Admire the domes, minarets and elaborate archways of Kuala Lumpur’s oldest mosque.
The Jamek Mosque (Masjid Jamek) sits at the meeting of Kuala Lumpur’s two main rivers, Sungai Klang and Sungai Gombak. This is the city’s oldest mosque, built in the early 1900s and officially opened by the Sultan of Selangor in 1909. The design of the building was inspired by the Mughal architecture of northern India. The mosque remained the city’s primary place of worship until the National Mosque opened in 1965. Today, with its surrounding palm trees and waterside location, the Jamek Mosque complex appears as an oasis of peace and quiet in the busy downtown area. Except, that is, on Fridays, when Muslims come for prayers and crowd the area.
Gaze up at the trio of white domes above the main halls as you wander around this impressive complex. You’ll notice two 88-foot (26.8 meter) high red-and-white minarets, tall slender towers from which the summons to prayer is cried by the muezzin. Admire the impressive intricate archways that open onto the prayer areas.
Avoid visiting during prayer times, and be sure to dress respectfully. Men and women should cover arms and legs, and women also need to wear a headscarf. If you don’t have appropriate attire, you can pick up a robe or coat at the entrance.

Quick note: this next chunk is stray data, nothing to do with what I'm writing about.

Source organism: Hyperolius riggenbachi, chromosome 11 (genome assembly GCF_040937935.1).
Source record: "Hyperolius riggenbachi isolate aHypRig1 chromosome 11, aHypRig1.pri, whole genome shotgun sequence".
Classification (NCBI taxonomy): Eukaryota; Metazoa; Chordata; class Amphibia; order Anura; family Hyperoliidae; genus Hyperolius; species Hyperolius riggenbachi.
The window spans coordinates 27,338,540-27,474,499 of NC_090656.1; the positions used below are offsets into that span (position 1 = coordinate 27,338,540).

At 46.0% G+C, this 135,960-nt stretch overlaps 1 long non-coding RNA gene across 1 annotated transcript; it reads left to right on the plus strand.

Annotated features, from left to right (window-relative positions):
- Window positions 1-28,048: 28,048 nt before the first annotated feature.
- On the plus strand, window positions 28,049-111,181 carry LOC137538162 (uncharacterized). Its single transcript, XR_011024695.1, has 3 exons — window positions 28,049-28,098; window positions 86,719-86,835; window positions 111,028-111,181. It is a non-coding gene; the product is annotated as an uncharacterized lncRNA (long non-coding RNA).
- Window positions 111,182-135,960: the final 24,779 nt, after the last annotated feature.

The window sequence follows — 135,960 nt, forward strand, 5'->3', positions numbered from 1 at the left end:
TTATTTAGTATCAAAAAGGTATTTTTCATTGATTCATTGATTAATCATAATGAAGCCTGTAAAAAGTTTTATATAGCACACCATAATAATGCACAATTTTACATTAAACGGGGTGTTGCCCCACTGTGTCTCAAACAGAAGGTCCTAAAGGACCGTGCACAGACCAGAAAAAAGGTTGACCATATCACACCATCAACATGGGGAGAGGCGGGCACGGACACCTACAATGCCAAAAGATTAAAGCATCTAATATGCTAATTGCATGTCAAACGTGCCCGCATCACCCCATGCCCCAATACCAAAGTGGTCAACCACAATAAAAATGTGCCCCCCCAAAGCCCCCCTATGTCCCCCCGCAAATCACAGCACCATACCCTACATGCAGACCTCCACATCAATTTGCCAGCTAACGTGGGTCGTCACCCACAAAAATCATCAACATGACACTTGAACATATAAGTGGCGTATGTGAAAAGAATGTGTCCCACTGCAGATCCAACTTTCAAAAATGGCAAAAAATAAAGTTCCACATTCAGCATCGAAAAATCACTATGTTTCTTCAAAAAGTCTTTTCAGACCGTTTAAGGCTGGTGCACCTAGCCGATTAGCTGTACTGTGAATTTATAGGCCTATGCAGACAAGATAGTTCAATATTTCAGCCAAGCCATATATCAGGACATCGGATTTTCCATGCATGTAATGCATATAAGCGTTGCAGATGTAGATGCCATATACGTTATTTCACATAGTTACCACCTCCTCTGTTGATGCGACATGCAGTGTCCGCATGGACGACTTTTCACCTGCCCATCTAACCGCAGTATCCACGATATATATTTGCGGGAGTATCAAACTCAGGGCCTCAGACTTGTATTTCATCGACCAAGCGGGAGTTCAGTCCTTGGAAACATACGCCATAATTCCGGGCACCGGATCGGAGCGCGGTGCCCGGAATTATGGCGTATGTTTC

If you’re visiting on the weekend, check out the bazaar near the mosque. A variety of stalls sell everything from regional food and crafts, to jewelry and fabric. From here, it’s an easy walk to other major shopping destinations like the Central Market, China Town and Little India.
The Jamek Mosque is in the heart of downtown Kuala Lumpur. Simply follow the rivers to where they meet or ask a local for directions. It’s easily accessible on foot from other destinations in the area, but there’s also a Light Rail Transit (LRT) station at the mosque, which is open daily, but it’s best not to go during Friday prayers and on major religious holidays.